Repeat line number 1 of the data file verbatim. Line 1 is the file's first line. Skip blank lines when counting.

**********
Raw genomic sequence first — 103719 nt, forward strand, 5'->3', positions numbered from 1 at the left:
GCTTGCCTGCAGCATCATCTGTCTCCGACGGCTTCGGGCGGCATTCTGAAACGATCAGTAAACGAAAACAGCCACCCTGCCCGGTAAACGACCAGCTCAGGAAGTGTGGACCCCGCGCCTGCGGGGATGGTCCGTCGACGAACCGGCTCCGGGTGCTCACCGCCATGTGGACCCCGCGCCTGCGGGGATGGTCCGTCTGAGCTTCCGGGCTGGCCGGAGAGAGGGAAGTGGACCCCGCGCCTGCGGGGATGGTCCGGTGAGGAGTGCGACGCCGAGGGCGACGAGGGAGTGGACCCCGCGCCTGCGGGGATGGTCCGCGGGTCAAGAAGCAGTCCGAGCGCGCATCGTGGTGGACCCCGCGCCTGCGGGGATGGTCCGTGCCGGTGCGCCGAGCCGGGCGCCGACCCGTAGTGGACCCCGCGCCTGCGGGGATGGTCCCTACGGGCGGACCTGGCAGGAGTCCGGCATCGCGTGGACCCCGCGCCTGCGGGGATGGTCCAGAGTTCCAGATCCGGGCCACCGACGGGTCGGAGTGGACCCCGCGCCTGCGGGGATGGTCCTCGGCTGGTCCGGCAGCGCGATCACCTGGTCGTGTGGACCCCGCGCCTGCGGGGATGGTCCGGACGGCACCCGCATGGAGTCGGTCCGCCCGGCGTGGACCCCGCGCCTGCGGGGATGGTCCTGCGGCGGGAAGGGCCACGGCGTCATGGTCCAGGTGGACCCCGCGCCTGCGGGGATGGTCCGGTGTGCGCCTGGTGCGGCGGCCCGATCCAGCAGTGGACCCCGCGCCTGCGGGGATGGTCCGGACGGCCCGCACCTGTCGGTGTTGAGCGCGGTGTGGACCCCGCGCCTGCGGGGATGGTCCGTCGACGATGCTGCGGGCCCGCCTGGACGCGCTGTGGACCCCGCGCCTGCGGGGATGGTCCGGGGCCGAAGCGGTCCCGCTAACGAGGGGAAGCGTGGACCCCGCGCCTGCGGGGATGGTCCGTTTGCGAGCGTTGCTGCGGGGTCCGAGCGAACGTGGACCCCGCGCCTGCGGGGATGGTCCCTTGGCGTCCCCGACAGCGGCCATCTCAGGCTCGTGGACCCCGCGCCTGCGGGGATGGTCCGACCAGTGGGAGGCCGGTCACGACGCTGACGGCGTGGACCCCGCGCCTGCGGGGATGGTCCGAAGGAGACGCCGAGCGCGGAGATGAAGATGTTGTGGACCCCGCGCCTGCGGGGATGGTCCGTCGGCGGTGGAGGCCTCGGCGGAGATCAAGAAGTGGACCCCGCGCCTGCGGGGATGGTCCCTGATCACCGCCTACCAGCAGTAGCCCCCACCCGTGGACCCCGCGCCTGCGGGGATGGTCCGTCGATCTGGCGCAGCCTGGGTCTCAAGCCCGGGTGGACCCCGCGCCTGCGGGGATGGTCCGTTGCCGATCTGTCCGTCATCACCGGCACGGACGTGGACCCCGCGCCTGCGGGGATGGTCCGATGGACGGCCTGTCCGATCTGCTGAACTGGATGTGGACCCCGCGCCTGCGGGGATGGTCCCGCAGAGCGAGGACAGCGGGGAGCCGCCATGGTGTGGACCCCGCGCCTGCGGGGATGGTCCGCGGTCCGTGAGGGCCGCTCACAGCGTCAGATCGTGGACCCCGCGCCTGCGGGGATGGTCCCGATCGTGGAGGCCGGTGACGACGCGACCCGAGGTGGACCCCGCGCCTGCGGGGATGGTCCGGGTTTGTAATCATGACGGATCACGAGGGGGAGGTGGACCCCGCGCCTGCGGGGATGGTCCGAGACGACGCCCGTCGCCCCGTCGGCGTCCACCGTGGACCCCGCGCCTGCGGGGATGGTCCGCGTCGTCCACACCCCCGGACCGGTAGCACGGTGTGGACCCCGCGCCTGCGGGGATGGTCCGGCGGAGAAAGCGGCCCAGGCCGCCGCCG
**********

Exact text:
Raw genomic sequence first — 103719 nt, forward strand, 5'->3', positions numbered from 1 at the left: